Ok thats all I could think of for now. In short, Windows 7 refines a lot of the things we saw in Vista while improving on its basic functionality. Boot times, resuming from hibernation etc. are noticeably quicker and everything works just fine. There's no reason NOT to like it. I'm certainly loving it!

Tuesday, October 20, 2009

Paranormal Activity

There's a lot of talk going on these days about this new scary movie in theaters, called Paranormal Activity. I had heard about it from a friend last month and saw the trailer (also embedded below), and found it quite intriguing. The movie then was playing only in select theaters and the closest place from my home was a good 40-50 mins away and the only show was at midnight. I didn't really wanna go see it because frankly I thought it wouldn't be worth the trip. Fortunately, on my recent trip to Seattle to visit family and friends, I was able to finally see this movie and absolutely loved it!

Ok first off, I know the movie has a lot of mixes reviews and people don't think it's THAT scary blah blah. But I really really liked it despite all of its obvious flaws (whether it was the acting, the handheld camera or whatever) . The reason I like it so much is the creepiness factor, which can scare the shit out of you (to put it mildly). And another strong reason why I was able to connect with the movie instantly was the fact that I have experienced some paranormal activity before and firmly believe that this sort of stuff exists (although, not to the extent depicted in the movie). Some of my friends (who thought the movie was terrible) say none of this is possible, that ghosts etc. do not exist and that it is human psychology to justify seemingly unexplainable phenomenon as paranormal. Also, they deny it on the basis of science for e.g., nothing can cast a shadow without being visible etc. etc. You get the point. My argument is simple: Science does not explain everything, and it never will. There are things (and forces) at work in this world which are beyond our control and there can be instances when we come across such phenomenon when we somehow interact or come across those forces, although admittedly it is very rare.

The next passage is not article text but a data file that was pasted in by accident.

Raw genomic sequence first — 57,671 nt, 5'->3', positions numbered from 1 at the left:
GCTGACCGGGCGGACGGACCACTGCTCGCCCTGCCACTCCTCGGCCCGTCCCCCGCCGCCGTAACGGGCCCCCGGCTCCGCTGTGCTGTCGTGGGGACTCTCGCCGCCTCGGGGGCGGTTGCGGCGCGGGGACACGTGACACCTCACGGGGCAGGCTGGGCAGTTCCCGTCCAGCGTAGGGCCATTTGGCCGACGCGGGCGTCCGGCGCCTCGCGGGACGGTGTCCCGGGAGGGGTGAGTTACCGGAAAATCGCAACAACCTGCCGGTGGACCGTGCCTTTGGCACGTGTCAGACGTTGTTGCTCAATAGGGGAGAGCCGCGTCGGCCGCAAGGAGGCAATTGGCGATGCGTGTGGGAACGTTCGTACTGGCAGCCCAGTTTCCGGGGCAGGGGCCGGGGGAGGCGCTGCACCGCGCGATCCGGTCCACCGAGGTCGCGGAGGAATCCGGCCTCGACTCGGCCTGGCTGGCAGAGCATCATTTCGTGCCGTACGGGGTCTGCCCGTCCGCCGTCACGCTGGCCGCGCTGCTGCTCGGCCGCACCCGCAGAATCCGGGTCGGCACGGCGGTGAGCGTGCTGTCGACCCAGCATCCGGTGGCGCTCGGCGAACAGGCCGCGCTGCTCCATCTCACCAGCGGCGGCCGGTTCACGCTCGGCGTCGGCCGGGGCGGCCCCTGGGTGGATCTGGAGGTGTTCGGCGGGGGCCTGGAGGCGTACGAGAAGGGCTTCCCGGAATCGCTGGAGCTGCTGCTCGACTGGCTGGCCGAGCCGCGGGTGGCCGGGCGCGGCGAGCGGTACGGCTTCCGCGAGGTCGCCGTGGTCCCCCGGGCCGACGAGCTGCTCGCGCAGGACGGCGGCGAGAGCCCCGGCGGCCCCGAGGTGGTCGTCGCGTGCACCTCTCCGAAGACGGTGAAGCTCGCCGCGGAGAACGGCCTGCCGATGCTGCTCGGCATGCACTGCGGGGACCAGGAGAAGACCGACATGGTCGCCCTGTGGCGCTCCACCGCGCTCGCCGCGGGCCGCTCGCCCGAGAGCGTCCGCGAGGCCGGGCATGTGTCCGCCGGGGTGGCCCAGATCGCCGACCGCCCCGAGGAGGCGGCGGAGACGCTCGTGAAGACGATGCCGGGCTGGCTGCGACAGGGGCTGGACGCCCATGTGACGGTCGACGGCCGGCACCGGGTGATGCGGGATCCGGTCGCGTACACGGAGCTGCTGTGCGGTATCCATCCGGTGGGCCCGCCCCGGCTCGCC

Also from a religious standpoint, we KNOW that there are other forms of life on this planet. Be they be the Djin, ghosts, or some other evil entity, it is believed that they exist. Since the connection to religion is inevitable, this gives agnostic people another reason to deny the existence of these things citing that there is no proof, scientific or otherwise (sightings etc.).

Oh well, it is a long debate and I'd rather not talk about this stuff too much. Here is the trailer for this movie. If you haven't seen this movie, I suggest you go see it asap! Oh, and good luck sleeping after that! :)

In memory of Salman Mehmood